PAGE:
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Twin was born with brain injury after mom in high-risk pregnancy waited four hours at hospital for a C-section delivery Contact Now

New federal lawsuit against Memorial Hermann Cypress Hospital and obstetrician over alleged late delivery of twins

Twin was born with brain injury after mom in high-risk pregnancy waited four hours at hospital for a C-section delivery

Painter Law Firm filed a federal lawsuit this week on behalf of a family whose baby boy was born with a severe brain injury because of a delayed delivery.

We filed this birth injury medical malpractice case in the United States District Court for the Southern District of Texas, Houston Division, as allowed by the court’s diversity jurisdiction.

The defendants include Memorial Hermann Cypress Hospital and a Cypress, Texas obstetrician. You can read the complaint here.

Memorial Hermann Cypress Hospital is one of the latest hospitals built by the Memorial Hermann Health System, which is the largest nonprofit hospital system in Southeast Texas. The hospital advertises that it has a birthing center, a Level II nursery providing 24-hour neonatal coverage, anesthesiology available 24 hours a day, and an obstetrical emergency center.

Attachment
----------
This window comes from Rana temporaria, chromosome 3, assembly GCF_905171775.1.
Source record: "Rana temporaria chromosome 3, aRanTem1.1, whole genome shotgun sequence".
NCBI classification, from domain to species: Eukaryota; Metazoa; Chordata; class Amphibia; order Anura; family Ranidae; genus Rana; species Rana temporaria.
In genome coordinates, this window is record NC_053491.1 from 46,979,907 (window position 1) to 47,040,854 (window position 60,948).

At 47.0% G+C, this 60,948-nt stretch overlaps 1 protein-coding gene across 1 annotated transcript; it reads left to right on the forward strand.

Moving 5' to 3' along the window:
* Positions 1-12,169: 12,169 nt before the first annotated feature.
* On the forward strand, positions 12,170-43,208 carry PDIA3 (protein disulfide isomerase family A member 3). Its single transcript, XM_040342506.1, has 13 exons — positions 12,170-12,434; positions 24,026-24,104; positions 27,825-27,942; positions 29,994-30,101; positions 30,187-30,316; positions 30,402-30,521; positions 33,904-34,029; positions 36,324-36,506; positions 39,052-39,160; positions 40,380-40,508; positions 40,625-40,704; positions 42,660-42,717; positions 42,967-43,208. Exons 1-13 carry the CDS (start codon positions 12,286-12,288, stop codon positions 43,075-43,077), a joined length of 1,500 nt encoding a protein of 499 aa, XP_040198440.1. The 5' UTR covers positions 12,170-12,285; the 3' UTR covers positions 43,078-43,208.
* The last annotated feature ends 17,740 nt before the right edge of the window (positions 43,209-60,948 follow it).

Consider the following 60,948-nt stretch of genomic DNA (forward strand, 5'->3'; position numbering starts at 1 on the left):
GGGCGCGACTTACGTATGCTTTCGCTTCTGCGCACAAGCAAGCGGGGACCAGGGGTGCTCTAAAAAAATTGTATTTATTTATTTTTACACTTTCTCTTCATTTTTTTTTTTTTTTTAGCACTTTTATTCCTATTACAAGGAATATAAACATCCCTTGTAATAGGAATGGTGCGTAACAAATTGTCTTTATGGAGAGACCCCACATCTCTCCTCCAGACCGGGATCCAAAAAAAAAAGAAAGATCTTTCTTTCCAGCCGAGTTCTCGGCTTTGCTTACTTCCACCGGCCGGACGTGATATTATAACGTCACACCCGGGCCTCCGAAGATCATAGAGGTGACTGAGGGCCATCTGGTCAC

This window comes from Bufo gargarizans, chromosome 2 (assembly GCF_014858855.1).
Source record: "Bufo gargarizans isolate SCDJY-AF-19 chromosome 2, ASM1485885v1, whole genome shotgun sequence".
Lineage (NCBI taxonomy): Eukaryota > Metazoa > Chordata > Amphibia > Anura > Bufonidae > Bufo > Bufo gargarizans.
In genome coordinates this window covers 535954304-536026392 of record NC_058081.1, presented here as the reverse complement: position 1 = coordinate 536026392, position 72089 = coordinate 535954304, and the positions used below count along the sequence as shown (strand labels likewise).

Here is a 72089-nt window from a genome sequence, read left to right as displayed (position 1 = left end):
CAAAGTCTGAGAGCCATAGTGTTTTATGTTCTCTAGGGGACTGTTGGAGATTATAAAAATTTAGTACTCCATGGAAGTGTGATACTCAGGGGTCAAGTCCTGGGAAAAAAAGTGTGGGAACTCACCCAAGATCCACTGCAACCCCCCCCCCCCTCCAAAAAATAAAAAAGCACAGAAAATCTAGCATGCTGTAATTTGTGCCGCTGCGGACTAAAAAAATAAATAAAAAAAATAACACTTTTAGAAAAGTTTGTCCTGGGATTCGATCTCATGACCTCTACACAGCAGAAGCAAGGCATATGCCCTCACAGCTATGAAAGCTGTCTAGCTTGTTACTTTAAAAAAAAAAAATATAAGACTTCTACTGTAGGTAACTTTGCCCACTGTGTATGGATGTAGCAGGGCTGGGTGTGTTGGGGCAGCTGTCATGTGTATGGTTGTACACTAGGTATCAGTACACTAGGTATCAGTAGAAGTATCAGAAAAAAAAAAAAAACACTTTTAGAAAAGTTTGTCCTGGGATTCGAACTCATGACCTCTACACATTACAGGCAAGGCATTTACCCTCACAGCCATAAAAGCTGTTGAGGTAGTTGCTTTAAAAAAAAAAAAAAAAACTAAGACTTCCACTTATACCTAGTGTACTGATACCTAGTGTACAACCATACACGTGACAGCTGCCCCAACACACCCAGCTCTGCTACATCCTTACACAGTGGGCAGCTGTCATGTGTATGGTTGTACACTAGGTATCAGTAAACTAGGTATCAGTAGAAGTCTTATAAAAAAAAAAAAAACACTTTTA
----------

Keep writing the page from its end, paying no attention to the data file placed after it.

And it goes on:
The facts of the case are tragic and sad.

The mother, who lived in the Cypress, Texas area at the time, was pregnant with monochorionic diamniotic twins. This fact alone gave her pregnancy a higher overall risk. She was responsible and attentive during her pregnancy, seeing the same Cypress obstetrician (OB/GYN) for prenatal care from confirmation of her pregnancy through delivery.

In May 2018, when she was just over 34 weeks into the pregnancy, the mom’s water broke (spontaneous rupture of her membranes). Obstetrical experts agree that when the membranes rupture, delivery should occur within 24 hours.